July 14, 1961 |
Durham, North Carolina, United States
|Residence||Los Angeles, California|
|Fields||Art history Performance Studies, Feminist and Queer Theory|
|Institutions||University of Southern California McGill University
University of Manchester
|Alma mater||UCLA, 1991|
|Notable awards||Guggenheim Fellowship (2000)|
Amelia Jones, the daughter of Virginia S. Jones and Princeton Psychology professor Edward E. Jones, studied art history at Harvard and the University of Pennsylvania. She received her PhD from UCLA in 1991.
Jones has taught art history at UC Riverside, was formerly the Pilkington Chair of the art history department at the University of Manchester, where she taught for 6 1/2 years, then the Grierson Chair in Visual Culture at McGill University in Montreal for 4 1/2 years. She has also worked as a visiting professor at Maine College of Art, Texas Christian University, University of Colorado, Boulder, and Washington University, St. Louis
She is currently the Robert A. Day Chair in Art and Design at the Roski School of Art and Design at the University of Southern California, where she is also Vice-Dean of Critical Studies, and in addition is affiliated faculty in the Department of American Studies and Ethnicity in the USC Dornsife College of Letters, Arts and Sciences. In 2015, seven students withdrew from the school's MFA program, accusing the school's administration of "dismantling" the faculty, curriculum, program structure and strong support for graduate studies that had been hallmarks of the program. That conflict is ongoing.
With Martha Meskimmon, she co-edits the series Rethinking Art's Histories from Manchester University Press. Jones is the author of numerous books, including Seeing Differently: A History and Theory of Identification and the Visual Arts (2012), Self/Image: Technology, Representation, and the Contemporary Subject (2006), Irrational Modernism: A Neurasthenic History of New York Dada (2004), and Body Art/Performing the Subject (1998), and the editor or co-editor of anthologies including the Feminism and Visual Culture Reader (new edition 2010), Sexuality (2014) in the Whitechapel “Documents” series, and, with Adrian Heathfield, Perform Repeat Record: Live Art in History (2012).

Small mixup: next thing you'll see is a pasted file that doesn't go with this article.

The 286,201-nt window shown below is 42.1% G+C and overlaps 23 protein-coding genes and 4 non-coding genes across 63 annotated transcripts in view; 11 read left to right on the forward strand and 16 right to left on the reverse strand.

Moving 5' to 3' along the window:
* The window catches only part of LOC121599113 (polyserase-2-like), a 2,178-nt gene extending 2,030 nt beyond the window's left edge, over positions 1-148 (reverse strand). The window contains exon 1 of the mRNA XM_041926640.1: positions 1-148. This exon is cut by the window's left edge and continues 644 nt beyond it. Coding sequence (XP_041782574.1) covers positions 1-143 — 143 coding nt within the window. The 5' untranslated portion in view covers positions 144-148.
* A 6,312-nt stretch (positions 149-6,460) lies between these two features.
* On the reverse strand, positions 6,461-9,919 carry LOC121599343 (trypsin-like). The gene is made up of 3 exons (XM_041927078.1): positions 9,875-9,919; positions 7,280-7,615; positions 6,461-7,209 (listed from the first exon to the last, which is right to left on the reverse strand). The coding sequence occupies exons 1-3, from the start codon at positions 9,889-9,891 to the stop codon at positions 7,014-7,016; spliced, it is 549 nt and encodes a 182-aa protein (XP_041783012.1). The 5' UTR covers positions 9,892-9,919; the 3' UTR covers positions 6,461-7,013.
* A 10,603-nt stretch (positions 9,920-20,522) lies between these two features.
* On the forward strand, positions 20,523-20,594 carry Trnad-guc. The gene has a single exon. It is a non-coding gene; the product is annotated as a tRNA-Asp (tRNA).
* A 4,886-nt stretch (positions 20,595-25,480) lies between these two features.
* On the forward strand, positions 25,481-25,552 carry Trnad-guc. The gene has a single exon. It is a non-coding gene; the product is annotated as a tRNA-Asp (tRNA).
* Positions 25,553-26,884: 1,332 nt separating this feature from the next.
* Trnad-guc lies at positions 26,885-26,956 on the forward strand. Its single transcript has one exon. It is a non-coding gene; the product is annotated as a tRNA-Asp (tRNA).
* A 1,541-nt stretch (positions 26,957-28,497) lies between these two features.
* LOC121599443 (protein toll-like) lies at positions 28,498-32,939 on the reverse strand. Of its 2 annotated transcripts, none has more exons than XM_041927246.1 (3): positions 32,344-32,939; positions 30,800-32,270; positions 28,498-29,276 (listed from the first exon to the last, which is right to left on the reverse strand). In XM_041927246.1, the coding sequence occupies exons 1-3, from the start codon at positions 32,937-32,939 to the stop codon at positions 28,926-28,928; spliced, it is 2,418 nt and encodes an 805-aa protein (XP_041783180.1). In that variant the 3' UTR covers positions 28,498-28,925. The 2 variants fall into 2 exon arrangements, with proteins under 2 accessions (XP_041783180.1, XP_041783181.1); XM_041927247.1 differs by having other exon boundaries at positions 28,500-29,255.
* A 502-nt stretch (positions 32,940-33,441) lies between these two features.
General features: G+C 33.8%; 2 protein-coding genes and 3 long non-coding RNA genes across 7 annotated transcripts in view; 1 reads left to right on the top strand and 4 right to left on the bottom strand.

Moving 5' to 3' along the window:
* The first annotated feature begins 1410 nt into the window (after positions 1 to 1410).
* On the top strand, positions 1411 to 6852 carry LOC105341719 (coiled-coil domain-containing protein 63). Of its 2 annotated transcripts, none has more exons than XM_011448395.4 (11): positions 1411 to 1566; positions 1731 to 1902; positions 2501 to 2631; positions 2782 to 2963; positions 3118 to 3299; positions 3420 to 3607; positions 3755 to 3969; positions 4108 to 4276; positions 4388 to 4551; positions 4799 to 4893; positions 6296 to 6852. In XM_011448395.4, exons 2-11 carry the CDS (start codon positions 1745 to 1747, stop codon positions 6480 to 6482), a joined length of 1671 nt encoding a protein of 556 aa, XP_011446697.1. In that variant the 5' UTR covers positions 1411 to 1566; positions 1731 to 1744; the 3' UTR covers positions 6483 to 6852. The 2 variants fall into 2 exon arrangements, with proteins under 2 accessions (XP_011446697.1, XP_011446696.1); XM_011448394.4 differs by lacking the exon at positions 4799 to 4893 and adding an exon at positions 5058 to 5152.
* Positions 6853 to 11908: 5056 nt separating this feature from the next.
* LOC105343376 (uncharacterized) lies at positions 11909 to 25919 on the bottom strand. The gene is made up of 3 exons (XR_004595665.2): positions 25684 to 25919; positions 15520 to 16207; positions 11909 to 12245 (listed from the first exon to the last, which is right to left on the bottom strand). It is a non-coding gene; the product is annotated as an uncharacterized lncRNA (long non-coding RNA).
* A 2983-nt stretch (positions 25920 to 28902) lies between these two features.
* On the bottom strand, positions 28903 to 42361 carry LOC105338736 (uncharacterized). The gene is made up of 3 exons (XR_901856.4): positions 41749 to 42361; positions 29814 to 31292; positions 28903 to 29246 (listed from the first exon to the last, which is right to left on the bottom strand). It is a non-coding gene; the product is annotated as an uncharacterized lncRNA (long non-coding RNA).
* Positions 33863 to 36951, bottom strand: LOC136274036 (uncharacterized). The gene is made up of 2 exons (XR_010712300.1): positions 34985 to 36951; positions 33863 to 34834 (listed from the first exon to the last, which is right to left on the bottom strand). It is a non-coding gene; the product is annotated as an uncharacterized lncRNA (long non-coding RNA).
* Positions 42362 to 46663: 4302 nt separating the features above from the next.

Amelia Jones curated the 1996 exhibition, Sexual Politics: Judy Chicago's Dinner Party in Feminist Art History, at the Hammer Museum. In 1991, she curated The Politics of Difference: Artists Explore Issues of Identity at the UCR/Chandler Art Museum.
The following is a selection of works written or edited by Amelia Jones:
- Sexual Politics: Judy Chicago's 'Dinner Party' in Feminist Art History. Berkeley: University of California Press, 1996.
- Body Art/Performing the Subject. Minneapolis: Minnesota University Press, 1998.
- Warr, Tracey and Amelia Jones (eds.). The Artist's Body. London: Phaidon, 2000.
- The Feminism and Visual Culture Reader. New York: Routledge, 2003.
- Irrational Modernism: A Neurasthenic History of New York Dada. Cambridge, Massachusetts: MIT Press, 2004.
- Self/Image: Technology, Representation, and the Contemporary Subject. New York: Routledge, 2006.
- “The Artist is Present”: Artistic Re-enactments and the Impossibility of Presence. TDR, Vol. 55, No. 1 (Spring 2011), p. 16-45. Posted Online February 16, 2011.
- Heathfield, Adrian and Amelia Jones (eds.). Perform, Repeat, Record: Live Art in History. Chicago: University of Chicago Press, 2012.
- Seeing Differently: A History and Theory of Identification and the Visual Arts. New York: Routledge, 2012.
- "Sexuality" London: Whitechapel Gallery, 2014.
- , John Simon Guggenheim Memorial Foundation.
- , Rethinking Art's Histories at University of Manchester Press
- , Donald Preziosi, "Counterpunch: 'Sexual Politics' an Important Show". Los Angeles Times, May 13, 1996.
- , "Material Traces: Time and the Gesture in Contemporary Art" at Leonard and Bina Ellen Gallery, Montreal.
- , TDR at MIT Press Journals
- Amelia Jones' profile at the University of Manchester
- Amelia Jones' profile at McGill University
|This biographical article about an American art historian is a stub. You can help Wikipedia by expanding it.|